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Archive Notes - March 2009

Dear Colleagues,

With this edition of the President?s Notes,
I would like to share with the campus community the evolving status of
the budget. We do not yet have enough information to form a clear
picture, but it is my hope that this update will help to describe the
current situation and our actions for the immediate future.

year, the campus develops a budget to direct our spending in the next
year. Under normal circumstances, the Cabinet completes its budget
deliberations by late April, when we receive details from the state on
the level of support we can anticipate in the next academic year. This
year, due to the substantial cuts we already received and because the
governor?s budget request has so many provisions that may adversely
affect the campus, we began to develop budget scenarios much earlier in
the cycle. The variables that can significantly affect our budget
include the tuition increase, central support for collective bargaining
agreements, the cost of utilities, and our continuing enrollment levels.

of the largest variables that must be considered is the level of
tuition we retain on campus. As you know, the legislature approved a
deficit reduction plan for 2008-09 that included provisions for the
capture by the state of 90 percent of the tuition increase. In fact,
the state is asking us to send back 116 percent of what we actually
collected. The tuition increase for 2009-10 potentially could bring
approximately $2.8 million to our campus to offset a reduction of
approximately that much in the current fiscal year (08-09);
nevertheless, the governor?s recommendation is to allow campuses to
retain only 20 percent of that increase. SUNY System Administration
and the campus presidents are lobbying the legislature to allow all of
the tuition increase to remain on the campuses in the next fiscal year
(2009-10). Otherwise, we will ask to retain as much as possible on
campus and that the percentage formulas be abandoned in favor of actual
dollars collected.

The governor has called for the state to
provide the funds to support the collective bargaining agreements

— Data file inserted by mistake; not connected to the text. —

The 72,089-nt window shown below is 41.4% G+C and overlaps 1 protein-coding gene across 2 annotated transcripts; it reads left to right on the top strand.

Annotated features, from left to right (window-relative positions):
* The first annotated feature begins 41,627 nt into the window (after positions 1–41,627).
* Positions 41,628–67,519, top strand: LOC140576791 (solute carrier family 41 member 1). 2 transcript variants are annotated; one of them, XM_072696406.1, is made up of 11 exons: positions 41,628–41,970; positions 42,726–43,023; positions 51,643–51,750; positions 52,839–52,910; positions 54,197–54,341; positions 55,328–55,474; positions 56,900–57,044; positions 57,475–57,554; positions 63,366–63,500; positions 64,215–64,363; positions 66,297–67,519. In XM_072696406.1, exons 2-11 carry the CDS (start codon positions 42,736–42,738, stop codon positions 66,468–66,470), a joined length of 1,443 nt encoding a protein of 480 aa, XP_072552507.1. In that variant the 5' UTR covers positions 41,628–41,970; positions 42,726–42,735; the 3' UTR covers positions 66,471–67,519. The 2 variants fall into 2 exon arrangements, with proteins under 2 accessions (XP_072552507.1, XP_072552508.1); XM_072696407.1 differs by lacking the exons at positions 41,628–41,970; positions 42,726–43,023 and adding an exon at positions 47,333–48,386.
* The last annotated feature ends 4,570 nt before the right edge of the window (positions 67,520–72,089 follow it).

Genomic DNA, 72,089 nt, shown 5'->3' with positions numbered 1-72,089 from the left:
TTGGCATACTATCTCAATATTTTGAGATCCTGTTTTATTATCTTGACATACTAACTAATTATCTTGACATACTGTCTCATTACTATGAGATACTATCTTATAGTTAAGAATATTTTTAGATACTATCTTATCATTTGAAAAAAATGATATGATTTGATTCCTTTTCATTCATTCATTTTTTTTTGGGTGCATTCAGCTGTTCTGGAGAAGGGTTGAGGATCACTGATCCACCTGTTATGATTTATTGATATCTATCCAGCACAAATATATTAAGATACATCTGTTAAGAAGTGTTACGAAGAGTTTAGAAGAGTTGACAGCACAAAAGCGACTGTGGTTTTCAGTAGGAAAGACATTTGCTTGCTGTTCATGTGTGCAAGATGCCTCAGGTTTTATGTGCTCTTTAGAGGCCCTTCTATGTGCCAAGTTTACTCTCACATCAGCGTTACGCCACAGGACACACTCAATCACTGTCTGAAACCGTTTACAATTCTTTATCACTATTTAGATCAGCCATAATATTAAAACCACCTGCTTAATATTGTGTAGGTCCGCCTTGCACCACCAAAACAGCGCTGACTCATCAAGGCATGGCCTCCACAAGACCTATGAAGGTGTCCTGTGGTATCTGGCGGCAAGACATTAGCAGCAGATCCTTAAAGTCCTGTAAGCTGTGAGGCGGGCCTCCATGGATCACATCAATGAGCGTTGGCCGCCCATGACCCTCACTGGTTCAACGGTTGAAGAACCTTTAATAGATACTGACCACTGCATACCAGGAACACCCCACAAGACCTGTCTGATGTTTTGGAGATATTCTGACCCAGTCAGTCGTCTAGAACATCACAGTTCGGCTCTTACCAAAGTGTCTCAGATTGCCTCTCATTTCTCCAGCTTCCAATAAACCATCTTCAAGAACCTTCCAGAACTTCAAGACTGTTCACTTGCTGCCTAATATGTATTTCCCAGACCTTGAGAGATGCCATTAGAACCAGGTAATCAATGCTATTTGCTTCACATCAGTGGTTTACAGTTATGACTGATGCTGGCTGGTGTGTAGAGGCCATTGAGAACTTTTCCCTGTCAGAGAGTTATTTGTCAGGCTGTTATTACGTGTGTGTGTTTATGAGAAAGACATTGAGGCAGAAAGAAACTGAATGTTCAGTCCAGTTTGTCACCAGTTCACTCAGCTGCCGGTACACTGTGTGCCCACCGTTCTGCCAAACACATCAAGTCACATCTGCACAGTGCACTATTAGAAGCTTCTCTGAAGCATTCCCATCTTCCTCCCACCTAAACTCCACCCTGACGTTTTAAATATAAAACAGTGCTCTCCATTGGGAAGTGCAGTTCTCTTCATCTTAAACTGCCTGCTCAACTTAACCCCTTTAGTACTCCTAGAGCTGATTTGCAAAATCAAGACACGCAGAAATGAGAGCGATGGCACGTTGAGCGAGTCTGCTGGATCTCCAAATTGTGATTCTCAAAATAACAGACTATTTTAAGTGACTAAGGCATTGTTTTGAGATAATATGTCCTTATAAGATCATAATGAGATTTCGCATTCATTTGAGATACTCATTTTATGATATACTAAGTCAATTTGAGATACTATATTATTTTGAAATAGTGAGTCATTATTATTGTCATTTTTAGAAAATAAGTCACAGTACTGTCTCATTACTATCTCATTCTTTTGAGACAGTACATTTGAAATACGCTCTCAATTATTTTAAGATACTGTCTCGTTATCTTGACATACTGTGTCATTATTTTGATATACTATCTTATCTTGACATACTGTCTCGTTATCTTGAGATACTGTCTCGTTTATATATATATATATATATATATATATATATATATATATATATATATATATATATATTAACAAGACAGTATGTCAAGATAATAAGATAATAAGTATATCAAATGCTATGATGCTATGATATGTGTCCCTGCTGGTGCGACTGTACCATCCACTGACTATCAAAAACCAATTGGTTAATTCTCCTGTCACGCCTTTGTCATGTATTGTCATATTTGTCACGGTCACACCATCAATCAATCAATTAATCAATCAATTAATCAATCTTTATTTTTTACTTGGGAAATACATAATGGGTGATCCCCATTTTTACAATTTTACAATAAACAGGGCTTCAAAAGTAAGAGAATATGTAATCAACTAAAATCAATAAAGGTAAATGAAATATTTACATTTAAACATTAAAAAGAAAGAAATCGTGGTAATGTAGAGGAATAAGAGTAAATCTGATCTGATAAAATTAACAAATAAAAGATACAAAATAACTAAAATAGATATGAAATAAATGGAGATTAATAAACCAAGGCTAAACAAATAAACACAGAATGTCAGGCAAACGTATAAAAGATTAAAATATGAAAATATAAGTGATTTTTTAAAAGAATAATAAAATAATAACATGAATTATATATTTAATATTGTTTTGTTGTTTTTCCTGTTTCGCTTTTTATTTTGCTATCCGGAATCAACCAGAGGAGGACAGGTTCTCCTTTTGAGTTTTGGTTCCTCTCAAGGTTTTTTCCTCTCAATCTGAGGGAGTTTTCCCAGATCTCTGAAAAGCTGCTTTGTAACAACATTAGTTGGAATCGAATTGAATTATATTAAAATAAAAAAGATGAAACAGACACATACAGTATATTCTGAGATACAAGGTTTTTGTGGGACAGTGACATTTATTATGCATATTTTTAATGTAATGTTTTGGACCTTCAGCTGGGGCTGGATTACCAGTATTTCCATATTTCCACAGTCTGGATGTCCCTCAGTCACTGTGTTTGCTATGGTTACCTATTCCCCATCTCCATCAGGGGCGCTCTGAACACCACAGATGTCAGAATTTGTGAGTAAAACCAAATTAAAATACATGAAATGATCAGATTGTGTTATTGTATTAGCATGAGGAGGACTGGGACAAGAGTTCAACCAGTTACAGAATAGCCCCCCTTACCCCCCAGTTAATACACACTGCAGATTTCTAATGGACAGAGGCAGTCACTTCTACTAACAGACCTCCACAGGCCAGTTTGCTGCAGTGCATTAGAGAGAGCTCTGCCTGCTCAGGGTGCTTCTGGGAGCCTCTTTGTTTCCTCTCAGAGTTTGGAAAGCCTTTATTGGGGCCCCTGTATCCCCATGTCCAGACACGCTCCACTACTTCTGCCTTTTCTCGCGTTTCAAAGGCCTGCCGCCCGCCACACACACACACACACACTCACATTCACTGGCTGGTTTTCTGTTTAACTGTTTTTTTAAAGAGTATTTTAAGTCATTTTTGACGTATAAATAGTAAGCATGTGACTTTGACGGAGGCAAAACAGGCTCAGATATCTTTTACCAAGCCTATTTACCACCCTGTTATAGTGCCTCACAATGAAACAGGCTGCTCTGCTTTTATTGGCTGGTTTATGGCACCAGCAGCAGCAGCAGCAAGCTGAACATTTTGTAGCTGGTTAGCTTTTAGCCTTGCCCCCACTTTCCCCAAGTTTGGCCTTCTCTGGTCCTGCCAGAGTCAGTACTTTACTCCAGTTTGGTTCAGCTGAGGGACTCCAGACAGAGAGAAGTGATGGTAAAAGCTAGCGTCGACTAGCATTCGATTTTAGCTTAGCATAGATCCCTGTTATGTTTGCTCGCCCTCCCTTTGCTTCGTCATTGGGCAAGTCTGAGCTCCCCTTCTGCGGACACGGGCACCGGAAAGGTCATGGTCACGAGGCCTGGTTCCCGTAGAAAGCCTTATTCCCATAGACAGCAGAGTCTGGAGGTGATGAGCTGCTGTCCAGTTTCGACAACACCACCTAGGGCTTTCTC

between SUNY and the unions.The salary increases mandated by those
agreements amount to some $1.4 million on our campus. Since these
agreements were negotiated in good faith by the state and the unions,
SUNY believes that it is the obligation of the state to provide the
funds to support those agreements. In the past, legislatures have
mandated that the salary increases be awarded but did not provide the
funding to do so.That would require SUNY and the individual campuses
to find the money for the salary increase from within their own

Currently, our utilities costs are running nearly $1
million over projection because of the high cost of energy last summer
when we needed to make our purchases. In past years, SUNY had given us
money as part of our base budget to handle fluctuations in the cost of
energy. As part of the budget settlement last April, that money was
removed from our campus budget and put into a central fund of some $26
million. We were promised that, should our utilities run over budget
due to fluctuations in the market, we could request assistance from
SUNY. Several weeks ago, we requested assistance, only to be informed
that the money was no longer available, having been lost in one of the
rounds of budget reductions imposed earlier this year. As a result, we
also need to include in our planning funds for fluctuating utilities

Lastly, we are increasingly dependent on enrollments for
our financial well being. The good news is that our enrollments look
solid. The number of students who did not return to the College
between the fall and spring semesters was smaller than average, and we
enjoyed an exceptionally large cohort of new transfer students in
January. As we look to the fall, our new freshman class is on track to
be one of the largest in the history of the College, with no decline in
profile. Applications and admittances of transfer students are also